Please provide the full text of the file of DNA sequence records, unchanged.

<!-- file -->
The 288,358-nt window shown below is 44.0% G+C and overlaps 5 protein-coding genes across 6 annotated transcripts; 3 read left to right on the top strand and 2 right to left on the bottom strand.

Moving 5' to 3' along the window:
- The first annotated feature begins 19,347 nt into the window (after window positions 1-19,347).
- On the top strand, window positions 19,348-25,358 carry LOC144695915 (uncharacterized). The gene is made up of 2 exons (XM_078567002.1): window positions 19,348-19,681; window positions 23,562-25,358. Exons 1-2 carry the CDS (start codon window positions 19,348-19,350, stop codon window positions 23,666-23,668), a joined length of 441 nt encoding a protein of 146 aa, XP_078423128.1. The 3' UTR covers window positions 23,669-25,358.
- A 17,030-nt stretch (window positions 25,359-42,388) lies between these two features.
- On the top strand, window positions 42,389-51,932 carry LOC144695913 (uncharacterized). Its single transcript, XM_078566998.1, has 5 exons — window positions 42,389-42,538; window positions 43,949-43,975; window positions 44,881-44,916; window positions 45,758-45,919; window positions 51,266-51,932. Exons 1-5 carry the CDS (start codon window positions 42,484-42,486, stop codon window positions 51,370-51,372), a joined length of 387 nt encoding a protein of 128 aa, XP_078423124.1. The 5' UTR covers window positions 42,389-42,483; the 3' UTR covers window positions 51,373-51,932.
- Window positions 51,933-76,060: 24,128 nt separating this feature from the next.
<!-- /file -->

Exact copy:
The 288,358-nt window shown below is 44.0% G+C and overlaps 5 protein-coding genes across 6 annotated transcripts; 3 read left to right on the top strand and 2 right to left on the bottom strand.

Moving 5' to 3' along the window:
- The first annotated feature begins 19,347 nt into the window (after window positions 1-19,347).
- On the top strand, window positions 19,348-25,358 carry LOC144695915 (uncharacterized). The gene is made up of 2 exons (XM_078567002.1): window positions 19,348-19,681; window positions 23,562-25,358. Exons 1-2 carry the CDS (start codon window positions 19,348-19,350, stop codon window positions 23,666-23,668), a joined length of 441 nt encoding a protein of 146 aa, XP_078423128.1. The 3' UTR covers window positions 23,669-25,358.
- A 17,030-nt stretch (window positions 25,359-42,388) lies between these two features.
- On the top strand, window positions 42,389-51,932 carry LOC144695913 (uncharacterized). Its single transcript, XM_078566998.1, has 5 exons — window positions 42,389-42,538; window positions 43,949-43,975; window positions 44,881-44,916; window positions 45,758-45,919; window positions 51,266-51,932. Exons 1-5 carry the CDS (start codon window positions 42,484-42,486, stop codon window positions 51,370-51,372), a joined length of 387 nt encoding a protein of 128 aa, XP_078423124.1. The 5' UTR covers window positions 42,389-42,483; the 3' UTR covers window positions 51,373-51,932.
- Window positions 51,933-76,060: 24,128 nt separating this feature from the next.